The Evolution of Cricket in Prince George's County: Part 1 of 2

Written By: Nate Baker, BowiePatch
Mon, Nov 22, 2010 9:49 PM

There is a movement in Prince George's county that is changing the landscape of sport in this community. The sport of cricket is an all-inclusive team sport that isn't just for the strong and athletic, but also for the thinkers and strategists.

In a county where home-grown sports like football, basketball and baseball are king, the sport of cricket is growing quickly in Prince George's County with about half of all elementary schools teaching the sport to its children.

I. Cricket in America: A Revival

"The major hurdle is ignorance. What we've found is that everywhere we take cricket, children and adults fall in love with the game." ~ Jamie Harrison, President of the United States Youth Cricket Association (USYCA)

Cricket has its roots in 16th century England, and made its way to America sometime in 17th century with immigrants moving into the country. Many bat-and-ball games were brought over to America from England, but it was baseball, America's modification of the English versions like Cricket, that became America's pastime, while cricket was to fade to the background of the American landscape.

Fast forward to April 2008, a U.S. History teacher from Cardinal Gibbons High School in Baltimore, Md. named Jamie Harrison took his students to Richmond, Va. to visit Civil War sites. It was there that the current president of the USYCA, along with his students, learned about and fell in love with the game of cricket.

Harrison went on to organize and coach the only high school cricket team outside of the state of New York, while organizing a league for his students to play in, but shortly after, Harrison was laid off by Cardinal Gibbons just before the Archdiocese decided to shut the school down altogether because of a lack of funding.

Despite the setback of a school closing, Harrison knew that there was a place for cricket in this country, especially in the schools. He also knew it was a sport worth teaching to youth, and needed young kids to have the same sort of learning experience his class had in Richmond.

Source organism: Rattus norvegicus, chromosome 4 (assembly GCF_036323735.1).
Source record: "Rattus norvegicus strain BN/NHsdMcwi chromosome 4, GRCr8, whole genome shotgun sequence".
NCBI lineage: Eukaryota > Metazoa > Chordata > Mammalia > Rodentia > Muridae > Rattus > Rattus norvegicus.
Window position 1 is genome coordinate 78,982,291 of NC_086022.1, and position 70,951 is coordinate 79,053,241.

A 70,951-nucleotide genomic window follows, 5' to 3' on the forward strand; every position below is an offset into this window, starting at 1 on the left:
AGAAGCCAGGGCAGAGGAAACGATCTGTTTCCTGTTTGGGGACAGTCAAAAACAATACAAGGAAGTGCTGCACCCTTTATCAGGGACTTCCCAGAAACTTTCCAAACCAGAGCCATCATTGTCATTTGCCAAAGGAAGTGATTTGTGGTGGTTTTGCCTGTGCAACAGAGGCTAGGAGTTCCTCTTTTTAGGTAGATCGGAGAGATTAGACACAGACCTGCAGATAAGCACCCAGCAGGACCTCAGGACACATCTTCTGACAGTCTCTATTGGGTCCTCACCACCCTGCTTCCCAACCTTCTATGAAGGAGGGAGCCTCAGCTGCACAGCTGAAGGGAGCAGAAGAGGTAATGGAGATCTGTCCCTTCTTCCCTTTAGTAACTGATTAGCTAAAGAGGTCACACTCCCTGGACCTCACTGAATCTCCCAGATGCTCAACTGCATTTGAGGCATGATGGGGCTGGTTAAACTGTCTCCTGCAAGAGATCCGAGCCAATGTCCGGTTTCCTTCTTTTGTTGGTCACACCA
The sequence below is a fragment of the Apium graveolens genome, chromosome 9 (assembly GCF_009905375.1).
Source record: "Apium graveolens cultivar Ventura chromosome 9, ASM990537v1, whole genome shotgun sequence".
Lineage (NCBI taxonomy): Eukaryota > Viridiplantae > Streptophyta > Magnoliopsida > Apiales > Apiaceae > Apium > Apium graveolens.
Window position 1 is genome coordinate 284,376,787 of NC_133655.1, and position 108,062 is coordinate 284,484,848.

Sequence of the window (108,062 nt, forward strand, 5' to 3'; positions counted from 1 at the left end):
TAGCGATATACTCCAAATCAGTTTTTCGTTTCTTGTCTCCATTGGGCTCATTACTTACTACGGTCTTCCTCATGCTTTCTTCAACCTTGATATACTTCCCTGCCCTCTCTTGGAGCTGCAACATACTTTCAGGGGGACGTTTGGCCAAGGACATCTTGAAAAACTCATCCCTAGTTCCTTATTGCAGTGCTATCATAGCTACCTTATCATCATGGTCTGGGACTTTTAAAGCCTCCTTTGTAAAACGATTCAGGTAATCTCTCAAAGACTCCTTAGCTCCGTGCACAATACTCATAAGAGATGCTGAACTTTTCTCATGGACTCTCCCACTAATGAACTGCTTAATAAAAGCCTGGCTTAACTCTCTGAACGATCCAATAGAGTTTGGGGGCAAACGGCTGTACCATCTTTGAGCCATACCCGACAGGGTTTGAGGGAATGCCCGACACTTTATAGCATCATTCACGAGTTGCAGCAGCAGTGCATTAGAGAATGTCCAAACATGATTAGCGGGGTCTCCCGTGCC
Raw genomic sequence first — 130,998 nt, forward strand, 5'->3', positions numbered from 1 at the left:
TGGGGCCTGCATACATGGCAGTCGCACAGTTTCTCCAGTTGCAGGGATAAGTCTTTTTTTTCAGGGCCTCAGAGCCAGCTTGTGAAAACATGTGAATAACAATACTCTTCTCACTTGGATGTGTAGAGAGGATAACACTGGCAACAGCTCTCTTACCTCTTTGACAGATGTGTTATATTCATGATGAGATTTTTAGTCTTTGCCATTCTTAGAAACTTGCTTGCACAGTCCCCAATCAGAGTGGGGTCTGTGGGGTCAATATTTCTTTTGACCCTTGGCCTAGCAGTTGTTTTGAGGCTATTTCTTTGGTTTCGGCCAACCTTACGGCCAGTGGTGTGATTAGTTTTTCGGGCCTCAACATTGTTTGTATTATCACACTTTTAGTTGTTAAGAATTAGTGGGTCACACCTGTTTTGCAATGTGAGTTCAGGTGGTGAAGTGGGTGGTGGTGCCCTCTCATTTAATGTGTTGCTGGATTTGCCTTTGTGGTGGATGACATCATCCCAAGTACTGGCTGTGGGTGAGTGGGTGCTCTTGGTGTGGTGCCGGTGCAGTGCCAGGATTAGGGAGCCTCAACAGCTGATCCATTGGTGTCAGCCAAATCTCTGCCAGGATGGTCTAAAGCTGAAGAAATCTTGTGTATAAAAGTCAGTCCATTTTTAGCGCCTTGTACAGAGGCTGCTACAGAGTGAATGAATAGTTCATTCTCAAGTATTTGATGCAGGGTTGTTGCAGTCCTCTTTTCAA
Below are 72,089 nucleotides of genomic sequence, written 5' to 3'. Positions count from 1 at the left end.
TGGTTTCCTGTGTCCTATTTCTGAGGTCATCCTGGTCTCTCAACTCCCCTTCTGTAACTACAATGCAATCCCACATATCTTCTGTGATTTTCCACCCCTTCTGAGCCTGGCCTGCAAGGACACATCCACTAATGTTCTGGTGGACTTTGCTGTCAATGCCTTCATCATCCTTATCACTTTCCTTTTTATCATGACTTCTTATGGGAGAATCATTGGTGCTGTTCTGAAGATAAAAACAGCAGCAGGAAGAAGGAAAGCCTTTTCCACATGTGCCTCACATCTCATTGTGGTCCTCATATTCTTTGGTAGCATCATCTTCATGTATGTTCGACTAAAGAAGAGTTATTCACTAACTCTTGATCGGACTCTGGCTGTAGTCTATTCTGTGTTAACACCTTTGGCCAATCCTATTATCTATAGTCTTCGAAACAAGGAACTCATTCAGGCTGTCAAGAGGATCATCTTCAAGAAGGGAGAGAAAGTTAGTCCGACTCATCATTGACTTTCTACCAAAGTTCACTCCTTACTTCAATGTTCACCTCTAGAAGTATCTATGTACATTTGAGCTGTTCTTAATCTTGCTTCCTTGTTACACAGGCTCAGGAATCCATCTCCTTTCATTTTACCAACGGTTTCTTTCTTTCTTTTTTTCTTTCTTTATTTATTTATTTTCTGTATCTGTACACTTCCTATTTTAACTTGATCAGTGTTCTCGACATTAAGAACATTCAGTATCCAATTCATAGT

Harrison went on to start the USYCA, a non-profit organization based in Maryland, that works hand-in-hand with the United States of America Cricket Association (USACA) to grow the sport through youth involvement.

Through meeting with numerous physical educators within the state, blogging about his experiences with the sport and making a number of instructional teaching videos for educators interested in teaching Cricket on YouTube, Harrison has succeeded in organizing a sport that hadn't been able to sustain itself in this country.

"The USYCA is really a coming together of many people from all over America who love cricket and want to see more children have the opportunity to play. There have been a number of disconnected efforts by individuals and small groups to introduce American kids to the game, but without coordination and support, these efforts fizzled out...," Harrison said.

Harrison acknowledges that the main hurdle in developing an American cricket culture will be ignorance. To combat this hurdle, the USYCA has focused its efforts in growing the game with kids in elementary and middle schools, so the game will have a base to build from. The USYCA's ability to spark interest in youths about the game will ultimately determine the sport's long-term staying power.